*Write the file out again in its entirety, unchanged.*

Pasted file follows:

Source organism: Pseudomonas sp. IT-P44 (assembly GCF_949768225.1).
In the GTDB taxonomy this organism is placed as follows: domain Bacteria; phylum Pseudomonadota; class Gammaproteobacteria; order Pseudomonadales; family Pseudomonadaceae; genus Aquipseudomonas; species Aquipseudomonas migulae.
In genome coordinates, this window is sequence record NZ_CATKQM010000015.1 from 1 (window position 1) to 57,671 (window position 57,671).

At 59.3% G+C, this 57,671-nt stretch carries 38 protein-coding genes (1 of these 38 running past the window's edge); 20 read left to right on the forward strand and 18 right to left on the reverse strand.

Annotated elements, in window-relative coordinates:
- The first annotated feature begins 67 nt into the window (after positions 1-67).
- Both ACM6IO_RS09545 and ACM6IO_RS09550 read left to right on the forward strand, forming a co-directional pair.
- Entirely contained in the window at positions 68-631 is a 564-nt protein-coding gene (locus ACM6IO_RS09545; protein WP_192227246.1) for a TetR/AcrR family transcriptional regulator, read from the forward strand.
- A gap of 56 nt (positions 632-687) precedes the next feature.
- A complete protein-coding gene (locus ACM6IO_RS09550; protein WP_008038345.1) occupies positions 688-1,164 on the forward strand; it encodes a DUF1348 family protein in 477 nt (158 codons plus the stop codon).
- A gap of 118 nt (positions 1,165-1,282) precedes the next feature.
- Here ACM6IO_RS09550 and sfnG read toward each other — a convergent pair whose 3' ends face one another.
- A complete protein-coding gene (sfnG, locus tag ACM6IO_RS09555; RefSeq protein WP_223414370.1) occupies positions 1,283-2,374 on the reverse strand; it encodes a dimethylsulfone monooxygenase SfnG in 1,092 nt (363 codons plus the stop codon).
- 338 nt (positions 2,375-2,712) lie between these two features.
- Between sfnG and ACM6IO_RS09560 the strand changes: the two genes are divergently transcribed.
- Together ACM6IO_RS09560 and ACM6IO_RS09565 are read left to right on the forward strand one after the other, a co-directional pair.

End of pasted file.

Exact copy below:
Source organism: Pseudomonas sp. IT-P44 (assembly GCF_949768225.1).
In the GTDB taxonomy this organism is placed as follows: domain Bacteria; phylum Pseudomonadota; class Gammaproteobacteria; order Pseudomonadales; family Pseudomonadaceae; genus Aquipseudomonas; species Aquipseudomonas migulae.
In genome coordinates, this window is sequence record NZ_CATKQM010000015.1 from 1 (window position 1) to 57,671 (window position 57,671).

At 59.3% G+C, this 57,671-nt stretch carries 38 protein-coding genes (1 of these 38 running past the window's edge); 20 read left to right on the forward strand and 18 right to left on the reverse strand.

Annotated elements, in window-relative coordinates:
- The first annotated feature begins 67 nt into the window (after positions 1-67).
- Both ACM6IO_RS09545 and ACM6IO_RS09550 read left to right on the forward strand, forming a co-directional pair.
- Entirely contained in the window at positions 68-631 is a 564-nt protein-coding gene (locus ACM6IO_RS09545; protein WP_192227246.1) for a TetR/AcrR family transcriptional regulator, read from the forward strand.
- A gap of 56 nt (positions 632-687) precedes the next feature.
- A complete protein-coding gene (locus ACM6IO_RS09550; protein WP_008038345.1) occupies positions 688-1,164 on the forward strand; it encodes a DUF1348 family protein in 477 nt (158 codons plus the stop codon).
- A gap of 118 nt (positions 1,165-1,282) precedes the next feature.
- Here ACM6IO_RS09550 and sfnG read toward each other — a convergent pair whose 3' ends face one another.
- A complete protein-coding gene (sfnG, locus tag ACM6IO_RS09555; RefSeq protein WP_223414370.1) occupies positions 1,283-2,374 on the reverse strand; it encodes a dimethylsulfone monooxygenase SfnG in 1,092 nt (363 codons plus the stop codon).
- 338 nt (positions 2,375-2,712) lie between these two features.
- Between sfnG and ACM6IO_RS09560 the strand changes: the two genes are divergently transcribed.
- Together ACM6IO_RS09560 and ACM6IO_RS09565 are read left to right on the forward strand one after the other, a co-directional pair.